quantities as to materially reduce their mental ability, but on the withdrawal of alcohol, normal intelligence was awakened.
Statistics have been collected which show that in the mining counties of England there is much alcoholism and little insanity, whereas in the country districts the reverse is true. The explanation given by Sullivan is that the more feeble minded among the English stay in agriculture and procreate their species, whereas the more intellectually active move to the town environment. So it may be, that perhaps no more than 10 per cent, of the insane are really produced by the direct action of alcohol, the rest having inherited conditions of weak intellectuality,
A further question is the action of alcohol on heredity, a matter which has been taken up by some of the most prominent English authorities. The question is, does parental alcoholism influence the physical and mental ability of the offspring. This question is discussed by Hyslop in a recent number of the Lancet. It is still doubtful whether the heritage from alcoholic parents is due to the alcoholism or whether it is due to the inherent parental degeneracy with the accompanying tendency towards alcoholism, and here again one must consider the association of the child with its alcoholic parent usually in an unwholesome poverty-stricken environment, Hodge has demonstrated that alcoholized dogs give birth to offspring of low vigor and low viability.
It is stated that the only true solution of this question in human beings is to be obtained through a number of instances in which children have been born to parents before the alcoholism, during alcoholism and after recovering from alcoholism. Such experimental conditions, of course, are not to be thought of as premeditated, and the history of such cases as actually occur in the tragedy of life are only with difficulty obtainable with accuracy. It is but recently that hereditary studies have been made on the subject of the color of the eyes, of the hair, and in other problems the work of necessity becomes more and more complicated. However, such statistics as have been collected seem to indicate that with each successive generation addicted to alcoholism there is a shorter period of existence before alcoholism sets in in the offspring. Thus Hyslop says that parental alcoholism accentuates the downward trend of an inherited neurosis and physical degeneracy.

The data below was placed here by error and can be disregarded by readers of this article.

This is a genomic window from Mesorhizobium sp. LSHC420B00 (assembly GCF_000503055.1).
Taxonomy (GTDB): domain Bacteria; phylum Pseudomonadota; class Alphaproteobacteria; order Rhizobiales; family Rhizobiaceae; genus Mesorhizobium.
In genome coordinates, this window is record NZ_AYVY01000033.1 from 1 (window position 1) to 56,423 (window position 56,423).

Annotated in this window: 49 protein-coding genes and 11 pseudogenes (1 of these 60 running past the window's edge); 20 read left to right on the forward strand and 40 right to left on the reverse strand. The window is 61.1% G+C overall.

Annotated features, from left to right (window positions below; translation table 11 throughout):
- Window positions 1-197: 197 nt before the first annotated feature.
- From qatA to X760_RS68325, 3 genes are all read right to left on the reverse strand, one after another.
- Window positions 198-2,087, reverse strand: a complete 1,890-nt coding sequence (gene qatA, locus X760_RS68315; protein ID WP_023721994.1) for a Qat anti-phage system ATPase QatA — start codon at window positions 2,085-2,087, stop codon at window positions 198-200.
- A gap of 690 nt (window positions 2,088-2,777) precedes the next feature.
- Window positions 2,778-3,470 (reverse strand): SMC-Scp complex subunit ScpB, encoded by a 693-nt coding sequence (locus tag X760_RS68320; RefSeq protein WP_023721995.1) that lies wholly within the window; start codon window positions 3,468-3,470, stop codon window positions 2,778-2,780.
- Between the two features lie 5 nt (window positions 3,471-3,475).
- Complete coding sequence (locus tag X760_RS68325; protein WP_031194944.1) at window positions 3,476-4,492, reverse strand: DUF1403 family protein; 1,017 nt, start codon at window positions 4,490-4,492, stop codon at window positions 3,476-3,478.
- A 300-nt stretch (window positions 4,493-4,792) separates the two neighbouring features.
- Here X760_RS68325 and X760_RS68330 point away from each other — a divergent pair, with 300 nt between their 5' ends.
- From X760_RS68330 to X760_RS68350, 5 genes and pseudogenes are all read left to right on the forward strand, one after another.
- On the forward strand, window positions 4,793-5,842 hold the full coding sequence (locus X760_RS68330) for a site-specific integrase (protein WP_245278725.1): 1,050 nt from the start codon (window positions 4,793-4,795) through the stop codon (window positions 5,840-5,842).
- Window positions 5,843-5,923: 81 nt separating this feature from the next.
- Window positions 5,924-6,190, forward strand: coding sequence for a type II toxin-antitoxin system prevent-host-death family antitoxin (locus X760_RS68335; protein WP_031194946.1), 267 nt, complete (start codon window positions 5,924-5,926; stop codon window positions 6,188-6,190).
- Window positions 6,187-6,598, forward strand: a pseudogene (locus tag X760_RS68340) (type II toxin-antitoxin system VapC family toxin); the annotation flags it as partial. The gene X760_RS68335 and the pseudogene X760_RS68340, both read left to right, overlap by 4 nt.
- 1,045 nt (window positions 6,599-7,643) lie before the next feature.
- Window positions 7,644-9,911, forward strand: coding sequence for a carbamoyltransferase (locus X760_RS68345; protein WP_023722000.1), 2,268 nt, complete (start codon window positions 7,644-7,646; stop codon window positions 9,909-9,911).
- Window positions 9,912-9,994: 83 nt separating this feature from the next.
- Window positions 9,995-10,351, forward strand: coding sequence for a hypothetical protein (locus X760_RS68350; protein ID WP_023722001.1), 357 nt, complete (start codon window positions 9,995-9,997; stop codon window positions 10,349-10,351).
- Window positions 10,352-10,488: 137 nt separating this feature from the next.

There can be no doubt that this question of the use and abuse of alcohol is one of the most serious with which the modern world to-day has to deal.